A small slice of Fifth Street was transformed into an outdoor patio Friday by folks urging Santa Rosans to rethink how much urban space is devoted to parking. The Share Exchange and Greenbelt Alliance took over two parking spaces in front of their buildings, filling them with rugs, potted plants, patio furniture and board games.
Santa Rosa continues to lay the groundwork for the reunification of Courthouse Square despite having neither wide public support for the project nor the $14 million to build it. The city’s budget woes have slowed the project, but the City Council remains committed to seeing it through. ““It is one of the council’s top priorities,” Councilman Scott Bartley says.
The aroma of slow-cooking meat and a $1 million investment in downtown Santa Rosa proved irresistible to the City Council. It approved a plan by celebrity chef Guy Fieri to install a smoker oven next to a city parking lot. Councilman John Sawyer says the deal shows “our downtown is willing to take a risk … on something a little bit outside the box.”
When it comes to downtown parking, one can never under-estimate the city’s capacity to enrage the most peaceful of souls. Among the complaints: Over-zealous enforcement, high fees and costly fines, parking meters that don’t work, inconvenient pay stations, dark and dingy garages. PD columnist Pete Golis says there are no magical solutions that will make everyone happy and bring instant vitality to the downtown.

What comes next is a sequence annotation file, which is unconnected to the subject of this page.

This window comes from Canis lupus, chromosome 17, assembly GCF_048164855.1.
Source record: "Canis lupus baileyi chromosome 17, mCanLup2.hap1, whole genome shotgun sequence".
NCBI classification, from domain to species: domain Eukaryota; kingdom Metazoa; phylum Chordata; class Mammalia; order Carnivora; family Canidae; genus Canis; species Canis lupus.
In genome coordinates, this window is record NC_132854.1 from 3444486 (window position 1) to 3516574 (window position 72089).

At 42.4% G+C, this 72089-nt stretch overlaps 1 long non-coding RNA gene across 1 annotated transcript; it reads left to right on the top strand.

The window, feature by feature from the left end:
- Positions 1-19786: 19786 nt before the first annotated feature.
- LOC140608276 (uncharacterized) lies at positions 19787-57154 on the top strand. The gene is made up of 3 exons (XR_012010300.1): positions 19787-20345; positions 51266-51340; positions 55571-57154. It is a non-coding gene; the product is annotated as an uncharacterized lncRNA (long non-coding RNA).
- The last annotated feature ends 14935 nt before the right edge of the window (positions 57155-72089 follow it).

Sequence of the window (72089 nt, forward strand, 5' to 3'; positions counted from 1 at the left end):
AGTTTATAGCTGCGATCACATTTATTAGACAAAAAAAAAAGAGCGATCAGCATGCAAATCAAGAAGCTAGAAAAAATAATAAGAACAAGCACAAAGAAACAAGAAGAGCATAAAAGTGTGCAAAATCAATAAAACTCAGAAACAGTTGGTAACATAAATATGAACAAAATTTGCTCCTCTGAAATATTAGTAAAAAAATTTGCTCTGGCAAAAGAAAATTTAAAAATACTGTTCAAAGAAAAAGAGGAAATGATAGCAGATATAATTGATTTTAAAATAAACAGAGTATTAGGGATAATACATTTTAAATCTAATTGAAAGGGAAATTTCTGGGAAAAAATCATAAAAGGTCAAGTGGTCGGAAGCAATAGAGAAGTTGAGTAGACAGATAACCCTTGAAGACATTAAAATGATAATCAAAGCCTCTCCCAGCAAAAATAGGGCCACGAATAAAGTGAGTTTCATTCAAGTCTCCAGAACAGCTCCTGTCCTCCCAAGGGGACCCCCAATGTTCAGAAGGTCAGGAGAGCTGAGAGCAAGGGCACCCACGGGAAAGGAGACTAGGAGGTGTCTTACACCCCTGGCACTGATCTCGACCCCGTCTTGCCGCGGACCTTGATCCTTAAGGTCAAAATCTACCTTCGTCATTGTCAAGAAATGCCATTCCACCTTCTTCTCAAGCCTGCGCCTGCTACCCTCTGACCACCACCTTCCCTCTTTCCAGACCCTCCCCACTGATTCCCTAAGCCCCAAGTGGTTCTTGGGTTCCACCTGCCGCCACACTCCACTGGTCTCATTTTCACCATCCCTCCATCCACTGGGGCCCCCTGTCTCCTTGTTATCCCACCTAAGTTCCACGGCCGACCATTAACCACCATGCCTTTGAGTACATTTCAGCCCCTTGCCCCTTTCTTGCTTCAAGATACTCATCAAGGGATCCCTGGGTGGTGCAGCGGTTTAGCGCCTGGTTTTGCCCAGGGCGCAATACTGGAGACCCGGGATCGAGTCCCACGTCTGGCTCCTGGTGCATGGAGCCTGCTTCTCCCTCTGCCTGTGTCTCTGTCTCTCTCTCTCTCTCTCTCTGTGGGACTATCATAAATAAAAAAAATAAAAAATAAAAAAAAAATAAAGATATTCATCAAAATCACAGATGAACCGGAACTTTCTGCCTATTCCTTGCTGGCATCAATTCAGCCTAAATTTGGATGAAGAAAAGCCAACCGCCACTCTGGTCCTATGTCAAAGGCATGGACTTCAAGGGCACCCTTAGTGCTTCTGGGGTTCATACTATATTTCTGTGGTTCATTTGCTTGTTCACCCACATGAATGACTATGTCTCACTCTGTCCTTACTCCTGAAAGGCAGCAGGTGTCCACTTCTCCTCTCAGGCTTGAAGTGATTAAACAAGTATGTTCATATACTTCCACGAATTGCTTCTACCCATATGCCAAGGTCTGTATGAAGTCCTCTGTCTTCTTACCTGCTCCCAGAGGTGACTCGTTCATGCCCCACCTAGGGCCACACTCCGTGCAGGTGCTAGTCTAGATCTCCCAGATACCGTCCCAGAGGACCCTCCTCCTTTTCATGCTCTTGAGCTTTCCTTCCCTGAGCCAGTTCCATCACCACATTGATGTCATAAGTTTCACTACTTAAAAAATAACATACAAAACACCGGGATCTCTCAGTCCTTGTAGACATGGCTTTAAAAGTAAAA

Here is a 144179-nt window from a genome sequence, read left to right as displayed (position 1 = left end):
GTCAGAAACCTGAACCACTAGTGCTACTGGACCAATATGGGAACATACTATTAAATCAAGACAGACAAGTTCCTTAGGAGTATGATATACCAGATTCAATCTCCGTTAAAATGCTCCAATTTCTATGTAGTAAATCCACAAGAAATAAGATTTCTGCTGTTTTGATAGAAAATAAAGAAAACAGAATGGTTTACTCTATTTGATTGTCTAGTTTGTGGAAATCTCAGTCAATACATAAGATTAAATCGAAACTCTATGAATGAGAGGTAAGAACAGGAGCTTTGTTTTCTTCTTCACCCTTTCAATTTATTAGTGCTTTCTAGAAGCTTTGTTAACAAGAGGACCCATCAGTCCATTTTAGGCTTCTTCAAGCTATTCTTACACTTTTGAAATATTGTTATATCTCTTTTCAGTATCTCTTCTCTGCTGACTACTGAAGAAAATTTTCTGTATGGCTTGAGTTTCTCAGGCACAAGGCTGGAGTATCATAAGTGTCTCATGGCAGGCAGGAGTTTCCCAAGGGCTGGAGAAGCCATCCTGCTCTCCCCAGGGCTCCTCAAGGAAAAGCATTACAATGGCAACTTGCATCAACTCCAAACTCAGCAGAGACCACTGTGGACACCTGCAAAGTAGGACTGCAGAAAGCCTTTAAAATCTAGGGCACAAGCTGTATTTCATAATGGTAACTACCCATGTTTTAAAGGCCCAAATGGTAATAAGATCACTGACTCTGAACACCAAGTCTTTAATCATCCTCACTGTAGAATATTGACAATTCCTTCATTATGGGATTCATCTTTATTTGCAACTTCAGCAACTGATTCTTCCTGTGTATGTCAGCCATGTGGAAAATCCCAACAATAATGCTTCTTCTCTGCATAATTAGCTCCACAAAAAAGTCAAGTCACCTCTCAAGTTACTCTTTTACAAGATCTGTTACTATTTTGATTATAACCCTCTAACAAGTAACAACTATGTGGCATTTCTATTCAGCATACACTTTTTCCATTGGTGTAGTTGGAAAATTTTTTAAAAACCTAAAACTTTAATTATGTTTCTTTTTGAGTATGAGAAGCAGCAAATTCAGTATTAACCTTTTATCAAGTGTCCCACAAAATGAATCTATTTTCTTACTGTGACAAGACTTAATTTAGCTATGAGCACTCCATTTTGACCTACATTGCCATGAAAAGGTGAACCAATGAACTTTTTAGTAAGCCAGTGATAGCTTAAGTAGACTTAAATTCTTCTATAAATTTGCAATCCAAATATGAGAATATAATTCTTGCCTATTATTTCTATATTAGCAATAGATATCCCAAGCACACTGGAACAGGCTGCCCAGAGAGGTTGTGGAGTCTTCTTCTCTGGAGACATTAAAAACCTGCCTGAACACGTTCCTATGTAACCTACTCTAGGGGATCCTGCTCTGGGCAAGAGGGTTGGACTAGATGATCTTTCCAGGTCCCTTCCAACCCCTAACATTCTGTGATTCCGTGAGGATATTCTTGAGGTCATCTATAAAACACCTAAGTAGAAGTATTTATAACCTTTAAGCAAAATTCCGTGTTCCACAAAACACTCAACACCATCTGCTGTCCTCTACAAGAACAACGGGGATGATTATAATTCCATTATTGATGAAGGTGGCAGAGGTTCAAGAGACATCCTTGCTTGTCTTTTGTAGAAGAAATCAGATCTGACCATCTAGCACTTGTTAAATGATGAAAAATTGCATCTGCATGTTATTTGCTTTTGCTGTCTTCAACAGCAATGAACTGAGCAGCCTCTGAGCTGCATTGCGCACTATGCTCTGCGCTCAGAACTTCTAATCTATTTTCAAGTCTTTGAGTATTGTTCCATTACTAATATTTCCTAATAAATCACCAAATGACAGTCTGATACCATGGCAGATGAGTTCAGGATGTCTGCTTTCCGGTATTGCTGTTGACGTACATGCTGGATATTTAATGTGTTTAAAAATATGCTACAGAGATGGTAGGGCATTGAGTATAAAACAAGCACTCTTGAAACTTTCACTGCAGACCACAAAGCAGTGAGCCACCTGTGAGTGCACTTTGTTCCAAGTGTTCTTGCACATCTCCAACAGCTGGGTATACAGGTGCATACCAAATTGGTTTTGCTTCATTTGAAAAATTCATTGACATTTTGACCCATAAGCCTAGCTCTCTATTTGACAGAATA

Mayor Ernesto Olivares has delayed a controversial plan to allow the Santa Rosa Plaza mall to charge for parking. The city will first reexamine its own downtown parking programs to see if they make sense. “This has really angered people” Olivares said. “It’s really turning into a big, big issue for our community.”
8:45 AM UPDATE: Santa Rosa’s downtown restaurants have succeeded in driving off the food trucks they viewed as unfair competition. The city announced Wednesday that it was suspending support for Munch Mondays, at least for now. A search is underway for a new location, but it probably won’t be in downtown.
The oldest redevelopment area in Santa Rosa will disappear at the end of the year. While plenty of work remains to be done in the Downtown Center district — where 68 percent of the properties meet the definition of blighted — city officials concluded it no longer makes financial sense.
Santa Rosa’s street food vendors are hitting the road. After two months congregating in a city parking lot downtown once a week, the taco trucks and hot dog carts taking part in the city’s Munch Monday promotion are moving two blocks south on March 7. Several downtown restaurateurs had accused the city of promoting unfair competition from out-of-area vendors.
Santa Rosa officials met Thursday with a dozen restaurateurs upset about the city’s support for Munch Mondays, which has brought mobile food trucks to a downtown parking lot. City officials said they would be open to moving the gathering of street food vendors to other locations after the eight-week promotion wraps up this month.
Downtown Santa Rosa restaurants are steamed that the city has been promoting the mobile food fair known as Munch Mondays, creating additional competition at a time when they can least afford it. To help street vendors get around a city ordinance that requires food trucks to move every 30 minutes, city staff helped organize, promote and permit the event. But Councilman Gary Wysocky says it’s not right for the city to subsidize out-of-town vendors to compete with local restaurants.